Siasun accelerates overseas expansion as orders increase from foreign firms
Siasun Robot & Automation Co, the largest listed Chinese robot maker by market valuation, is ramping up resources to expand its presence in overseas markets by securing more contracts from foreign companies.
From a team of robots which assemble various car parts for General Motors at an automobile plant in Canada to a Russian warehouse which gets the ultra-modern edge with the help of an advanced automated logistics system, Siasun's products and services are getting increasingly popular in foreign countries.
In Malaysia, a real estate company uses the company's service robots to welcome prospective homebuyers to a popular apartment and wax eloquently on the flat's unique features. In Singapore, the company's heavy-loaded automated guided vehicles are being used in one of the world's largest ports.
After 19 years of international development, Siasun's products are currently available in more than 30 countries and regions. Moreover, two-thirds of Siasun's customers are foreign companies. Its industrial robots are exported to Europe and North America, and its service robots are gaining increasing popularity in Southeast Asia and countries in the Middle East.
It is also one of the few Chinese robot makers that have gained the confidence of global auto giants, becoming a supplier to General Motors, Ford, BMW, Jaguar and Land Rover.
With constant progress in research and development, Siasun is now seeking to push its go-global efforts to a new high.
Qu Daokui, president of Siasun, said: "Chinese robot makers must go global. The industry is so globalized and changing so fast that no one knows what a robot will look like in five to seven years from now. If we focus only on the home turf, we will die out."
The company currently has established four production bases in China and set up more than 20 service organizations around the world. With its businesses growing rapidly in overseas, the company plans to build eight world-class research and development and innovation centers.
In 2016, Siasun bought Teutloff Training and Welding Education Non-profit Ltd Liability Company, a leading German mechanical engineering vocational school, for an undisclosed sum. The deal gave the company access to Germany's decades of experience in vocational training.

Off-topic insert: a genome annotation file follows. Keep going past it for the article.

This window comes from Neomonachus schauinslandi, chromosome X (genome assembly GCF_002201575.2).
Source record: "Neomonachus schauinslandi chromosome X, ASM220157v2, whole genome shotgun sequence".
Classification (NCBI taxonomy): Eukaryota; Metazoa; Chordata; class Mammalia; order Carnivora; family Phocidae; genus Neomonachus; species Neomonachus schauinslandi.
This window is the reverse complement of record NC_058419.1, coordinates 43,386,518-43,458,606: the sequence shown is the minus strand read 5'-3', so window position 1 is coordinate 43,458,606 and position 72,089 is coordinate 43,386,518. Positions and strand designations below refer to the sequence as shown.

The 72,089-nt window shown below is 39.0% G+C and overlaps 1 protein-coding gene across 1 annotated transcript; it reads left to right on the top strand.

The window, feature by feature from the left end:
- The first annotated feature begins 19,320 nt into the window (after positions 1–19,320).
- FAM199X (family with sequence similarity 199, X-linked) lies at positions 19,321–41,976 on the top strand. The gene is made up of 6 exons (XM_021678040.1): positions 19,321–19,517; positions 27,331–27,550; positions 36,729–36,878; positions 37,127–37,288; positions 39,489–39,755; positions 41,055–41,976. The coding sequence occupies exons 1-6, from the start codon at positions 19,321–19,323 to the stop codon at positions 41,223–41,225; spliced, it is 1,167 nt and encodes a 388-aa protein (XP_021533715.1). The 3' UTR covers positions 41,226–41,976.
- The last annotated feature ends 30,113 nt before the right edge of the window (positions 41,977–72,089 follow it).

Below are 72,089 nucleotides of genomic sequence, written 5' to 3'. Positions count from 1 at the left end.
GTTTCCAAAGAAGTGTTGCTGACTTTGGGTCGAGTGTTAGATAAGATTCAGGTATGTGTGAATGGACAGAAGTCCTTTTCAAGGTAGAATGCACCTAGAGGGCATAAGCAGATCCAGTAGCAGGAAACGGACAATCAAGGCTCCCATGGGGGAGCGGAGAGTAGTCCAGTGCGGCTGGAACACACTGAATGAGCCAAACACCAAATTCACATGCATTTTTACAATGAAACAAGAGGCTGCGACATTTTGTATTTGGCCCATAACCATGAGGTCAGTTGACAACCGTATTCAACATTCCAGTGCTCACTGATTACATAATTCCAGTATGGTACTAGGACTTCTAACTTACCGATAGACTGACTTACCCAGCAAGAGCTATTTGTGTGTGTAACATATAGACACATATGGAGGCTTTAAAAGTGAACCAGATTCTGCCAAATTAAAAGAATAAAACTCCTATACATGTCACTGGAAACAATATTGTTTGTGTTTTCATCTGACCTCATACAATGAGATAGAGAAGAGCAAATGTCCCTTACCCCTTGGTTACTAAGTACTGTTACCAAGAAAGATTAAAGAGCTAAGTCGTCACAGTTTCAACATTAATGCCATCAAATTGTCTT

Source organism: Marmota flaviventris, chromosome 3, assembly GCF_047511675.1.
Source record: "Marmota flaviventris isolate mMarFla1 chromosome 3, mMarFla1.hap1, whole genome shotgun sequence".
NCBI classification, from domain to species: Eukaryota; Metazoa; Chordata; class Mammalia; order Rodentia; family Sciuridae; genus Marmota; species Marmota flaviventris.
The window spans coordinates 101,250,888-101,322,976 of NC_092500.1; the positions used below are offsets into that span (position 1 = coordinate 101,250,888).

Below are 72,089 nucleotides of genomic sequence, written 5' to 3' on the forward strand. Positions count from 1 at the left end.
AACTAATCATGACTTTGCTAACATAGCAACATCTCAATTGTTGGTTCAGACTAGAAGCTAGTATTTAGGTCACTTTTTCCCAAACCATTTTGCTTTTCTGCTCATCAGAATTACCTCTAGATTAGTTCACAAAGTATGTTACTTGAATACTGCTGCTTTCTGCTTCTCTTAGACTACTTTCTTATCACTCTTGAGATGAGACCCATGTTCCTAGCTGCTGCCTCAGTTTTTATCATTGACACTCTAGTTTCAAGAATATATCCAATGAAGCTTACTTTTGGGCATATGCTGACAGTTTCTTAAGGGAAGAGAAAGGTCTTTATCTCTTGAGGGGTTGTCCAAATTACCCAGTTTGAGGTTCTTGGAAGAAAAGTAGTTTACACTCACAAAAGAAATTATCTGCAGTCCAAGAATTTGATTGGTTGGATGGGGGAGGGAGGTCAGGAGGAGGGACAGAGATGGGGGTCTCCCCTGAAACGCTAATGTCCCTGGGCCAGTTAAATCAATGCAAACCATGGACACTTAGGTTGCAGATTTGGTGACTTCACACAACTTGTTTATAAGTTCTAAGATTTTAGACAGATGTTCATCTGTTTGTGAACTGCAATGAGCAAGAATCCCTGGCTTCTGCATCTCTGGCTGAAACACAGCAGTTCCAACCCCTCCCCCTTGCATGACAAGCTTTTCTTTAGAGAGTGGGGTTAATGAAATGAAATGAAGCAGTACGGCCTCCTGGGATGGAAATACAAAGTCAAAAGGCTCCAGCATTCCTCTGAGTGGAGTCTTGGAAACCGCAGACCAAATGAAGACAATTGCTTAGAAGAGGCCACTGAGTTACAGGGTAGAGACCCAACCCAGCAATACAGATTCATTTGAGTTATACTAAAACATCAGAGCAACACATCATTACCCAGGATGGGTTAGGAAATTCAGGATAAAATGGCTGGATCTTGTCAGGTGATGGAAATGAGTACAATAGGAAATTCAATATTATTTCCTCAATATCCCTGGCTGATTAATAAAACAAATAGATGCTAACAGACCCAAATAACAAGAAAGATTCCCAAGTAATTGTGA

It has also teamed up with Israeli companies and universities for a China-Israel robot research institute in Guangzhou, Guangdong province. They are making joint efforts in the R&D of technologies such as artificial intelligence which Qu billed as of great importance. AI gives robots "wings", he said.
Wang Tianmiao, president of the Smart Manufacturing Research Institute at Beihang University, said technological progress is helping accelerate the global expansion of Chinese robot makers.
"But greater international cooperation on R&D is needed to crack the high-end overseas market," Wang said.
Miao Wei, minister of industry and information technology, the nation's top industry regulator, also said that China will ramp up resources to strengthen international cooperation as it strives to build a globally competitive robotics industry and accelerate the use of smart machines in manufacturing, healthcare and other sectors.
China's domestic robot industry has long been facing obstacles such as heavy reliance on crucial components from foreign companies. But according to the ministry, last year, about 50 percent of domestic robots were equipped with homegrown servomotors, a key element in sophisticated automated machines, solving some of the technological bottlenecks that impede the whole industry's development.
Siasun had also unveiled its latest in-house control panels in 2017, which are equipped with AI capabilities. The company entered the medical robot sector in 2017.
According to the International Federation of Robotics, despite slowing growth in the shipment of industrial robots worldwide, collaborative industrial robots, known as "cobots", are expected to become a growth engine for the industrial robots sector, and China will take center stage in the new trend.
Cobots are designed to physically interact with humans in a shared workspace, in contrast to most industrial robots used nowadays, which are often seen sitting behind safety barriers at factories. Cobots' ability to collaborate with human beings is more suitable for meeting the needs of industries with more specific, flexible or personal requirements.
Susanne Bieller, secretary-general of the International Federation of Robotics, said in an earlier interview with China Daily that "Chinese suppliers are strong in exploring industry sectors beyond automotive and electronics, which opens up a potentially unlimited market, and makes the robotics industry less susceptible to any risks caused by weaker phases in single industries".
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